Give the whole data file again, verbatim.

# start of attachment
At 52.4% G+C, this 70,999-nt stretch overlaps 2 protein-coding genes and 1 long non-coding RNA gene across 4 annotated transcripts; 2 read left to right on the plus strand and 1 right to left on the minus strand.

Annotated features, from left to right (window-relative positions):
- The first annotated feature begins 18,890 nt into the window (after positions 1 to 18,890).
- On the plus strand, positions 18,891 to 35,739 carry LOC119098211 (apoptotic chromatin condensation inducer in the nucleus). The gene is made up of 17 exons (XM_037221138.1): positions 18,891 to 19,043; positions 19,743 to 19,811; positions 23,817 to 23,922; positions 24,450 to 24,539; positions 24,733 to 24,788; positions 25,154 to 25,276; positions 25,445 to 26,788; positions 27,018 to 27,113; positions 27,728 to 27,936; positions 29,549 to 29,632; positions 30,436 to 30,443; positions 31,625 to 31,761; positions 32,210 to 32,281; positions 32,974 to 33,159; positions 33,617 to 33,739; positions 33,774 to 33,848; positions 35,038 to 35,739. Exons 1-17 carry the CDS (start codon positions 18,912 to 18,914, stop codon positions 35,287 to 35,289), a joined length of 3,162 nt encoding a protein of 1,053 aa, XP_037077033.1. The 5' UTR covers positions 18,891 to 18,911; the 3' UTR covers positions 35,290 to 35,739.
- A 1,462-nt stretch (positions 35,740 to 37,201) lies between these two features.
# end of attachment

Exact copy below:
At 52.4% G+C, this 70,999-nt stretch overlaps 2 protein-coding genes and 1 long non-coding RNA gene across 4 annotated transcripts; 2 read left to right on the plus strand and 1 right to left on the minus strand.

Annotated features, from left to right (window-relative positions):
- The first annotated feature begins 18,890 nt into the window (after positions 1 to 18,890).
- On the plus strand, positions 18,891 to 35,739 carry LOC119098211 (apoptotic chromatin condensation inducer in the nucleus). The gene is made up of 17 exons (XM_037221138.1): positions 18,891 to 19,043; positions 19,743 to 19,811; positions 23,817 to 23,922; positions 24,450 to 24,539; positions 24,733 to 24,788; positions 25,154 to 25,276; positions 25,445 to 26,788; positions 27,018 to 27,113; positions 27,728 to 27,936; positions 29,549 to 29,632; positions 30,436 to 30,443; positions 31,625 to 31,761; positions 32,210 to 32,281; positions 32,974 to 33,159; positions 33,617 to 33,739; positions 33,774 to 33,848; positions 35,038 to 35,739. Exons 1-17 carry the CDS (start codon positions 18,912 to 18,914, stop codon positions 35,287 to 35,289), a joined length of 3,162 nt encoding a protein of 1,053 aa, XP_037077033.1. The 5' UTR covers positions 18,891 to 18,911; the 3' UTR covers positions 35,290 to 35,739.
- A 1,462-nt stretch (positions 35,740 to 37,201) lies between these two features.